In today's highly competitive cannabis extraction market, processors must continuously improve operations and extraction efficiency. It is not enough to produce a high yield of cannabis resin. Now, operators should be able to extract as much of the THC content as possible.
Measuring extraction efficiency can provide benchmarks for processors to improve upon. Modern extraction methods come with a seemingly infinite number of variables that can affect the efficiency of production and calculating that efficiency.
What Is Cannabis Extraction?
Cannabis extracts are the backbone of the modern cannabis derivatives markets. It is through a variety of extraction methods that processors can strip the cannabinoids, terpenes, flavonoids, and other essential ingredients from the cannabis plant material, also known as biomass.
Each method of production has its pros and cons but all can produce a concentrated product with cannabinoid levels ranging between 50 and 99%. Additional processes on top of the extraction process can be used to remove contaminants and color from the end product.
Extraction of Cannabinoids for a Wide Range of Cannabis Products
A variety of solvent-based and solventless methods can extract the cannabis resin from the plant and use the concentrated extract as an ingredient for derivative products. Popular extract-driven segments include:
- Vape cartridges
- Cannabis extracts
- Cannabis concentrates
- Transdermal patches
A high-efficiency extraction process can produce a wide range of concentrates for a variety of purposes to meet medical and recreational market demands.
Cannabis Extraction Methods: Hydrocarbon, Ethanol, and CO2
In the early days of extraction, open-blasting methods produced potent but crude results that could potentially be deadly due to improper ventilation methods when using flammable and explosive solvents such as butane and propane.
Now, extraction operations are much safer than ever before. Legalization and state regulations on solvent-based extractions require operators to install safety systems such as gas detection and high-efficiency exhaust systems to reduce the flammable and explosive concentrations of certain solvents.
Commercial cannabis processing, generally, tends to include three main methods: hydrocarbon, carbon dioxide (CO2), and ethanol extraction. All three extraction processes are capable of high-volume throughput and produce a pure and potent final product.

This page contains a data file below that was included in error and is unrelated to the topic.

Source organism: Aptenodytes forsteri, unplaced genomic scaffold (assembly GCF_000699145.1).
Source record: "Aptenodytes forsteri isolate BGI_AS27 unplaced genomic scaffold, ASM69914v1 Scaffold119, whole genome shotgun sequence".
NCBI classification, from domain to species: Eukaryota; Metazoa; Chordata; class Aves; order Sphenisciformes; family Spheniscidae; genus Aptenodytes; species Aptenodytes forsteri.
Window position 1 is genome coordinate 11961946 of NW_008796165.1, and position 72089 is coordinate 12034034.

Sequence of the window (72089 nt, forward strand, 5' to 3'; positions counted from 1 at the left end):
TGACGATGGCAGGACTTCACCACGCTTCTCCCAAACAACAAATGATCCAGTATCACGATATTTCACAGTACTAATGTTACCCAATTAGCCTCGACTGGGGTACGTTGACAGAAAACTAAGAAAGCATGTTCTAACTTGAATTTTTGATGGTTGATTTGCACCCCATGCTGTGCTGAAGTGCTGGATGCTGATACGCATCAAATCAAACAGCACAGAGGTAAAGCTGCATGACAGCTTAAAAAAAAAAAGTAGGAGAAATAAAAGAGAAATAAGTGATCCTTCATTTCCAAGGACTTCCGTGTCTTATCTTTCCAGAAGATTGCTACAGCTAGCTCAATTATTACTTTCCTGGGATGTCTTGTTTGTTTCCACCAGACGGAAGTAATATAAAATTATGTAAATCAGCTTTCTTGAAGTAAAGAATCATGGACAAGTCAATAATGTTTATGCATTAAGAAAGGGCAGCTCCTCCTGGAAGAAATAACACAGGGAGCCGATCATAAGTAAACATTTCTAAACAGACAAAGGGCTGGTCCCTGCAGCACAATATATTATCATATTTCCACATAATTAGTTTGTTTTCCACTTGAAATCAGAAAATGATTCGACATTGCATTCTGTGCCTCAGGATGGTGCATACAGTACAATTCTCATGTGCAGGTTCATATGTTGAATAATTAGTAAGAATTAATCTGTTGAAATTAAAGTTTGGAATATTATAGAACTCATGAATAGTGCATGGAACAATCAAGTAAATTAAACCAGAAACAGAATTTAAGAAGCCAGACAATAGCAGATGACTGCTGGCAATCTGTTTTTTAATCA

Hydrocarbon extraction methods are considered one of the most efficient methods to extract cannabinoids and terpenes from cannabis plant matter. Hydrocarbon extraction uses hydrocarbons (butane and propane). Butane, just like propane, is a non-polar solvent.
Butane and propane’s relatively low boiling points allow processors to extract more of the volatile terpenes from the plant. The crude extract can then be purged in a vacuum oven to remove the residual butane while preserving more of its high terpene content.
Supercritical Carbon Dioxide Extraction
Supercritical CO2 extraction is another popular method known for its non-toxic, non-flammable and eco-friendly solvent. Known as a tunable solvent, carbon dioxide can be used in supercritical or subcritical environments to target particular compounds.
In its supercritical state, CO2 is efficient at extracting cannabinoids. During subcritical extraction, lower temperatures are used to preserve the heat-sensitive terpenes from the plant. However, the extraction efficiency can come at a high upfront cost in extraction equipment.
Ethanol extraction is primarily reserved for large-scale cannabis and hemp processing. As a polar compound, ethanol is efficient at dissolving both water-soluble and fat-soluble compounds. Hemp processors use ethanol for its powerful ability to extract cannabinoids from high volumes of cannabis at a rapid pace.
While ethanol may be a good solvent for cannabis, it may be a little bit too good and extract chlorophyll, the green pigment in plants that absorbs energy from light, too. In extracts, chlorophyll can cause a harsh and unpleasant taste. For this reason, ethanol is best for creating the commodity product THC or CBD distillate.
What Are Cannabis Extraction Yields?
In the extraction world, traditionally, processors would measure yield by the amount of extract that was extracted from the biomass relative to the amount of plant material used.
Cannabis extractions will always produce considerably less mass compared to the mass of the starting material. For example, if an operator started off with 1 pound of biomass and ended up with 100 grams of a cannabis extract, it would mean they have a yield of 22% (100 grams ÷ 454 grams in a pound = 22.02%).
Important factors to consider when analyzing extraction yields:
- Biomass potency
- Biomass consistency
- Extraction time
- Solvent type
- Solvent temperature
- Solvent loss
It is not enough to measure how much total mass a processor extracted from the biomass. Cannabis is composed of cannabinoids, terpenes, lipids, waxes, proteins, chlorophyll, and other plant matter. The total yield can include all of these components but processors are looking particularly for a high yield of cannabinoids, terpenes, and other therapeutic oils.
A better way to measure yield would be to determine the extraction efficiency, a more accurate measurement of the throughput efficiency. Extraction efficiency refers to the number of cannabinoids (THC, CBD) compared to the cannabinoid content of the starting plant material.
In theory, a 100% extraction efficiency of the cannabinoids from the plant matter would mean that processors were able to remove 100% of the THC and CBD from the plant.
How to Calculate Extraction Efficiency
In order to calculate extraction efficiency using the desired extraction solvent, operators must consider every aspect of the extraction process, from the solvents they use (ethanol, CO2, butane/propane) to the pressure and temperatures used to the post-extraction methods applied. Essentially, many factors can affect the efficiency of the process and throughput.
The consistency of the plant material can determine the speed and efficacy of extraction. Finely milled biomass can result in a greater surface area, giving solvents a greater capacity to dissolve the desired compounds.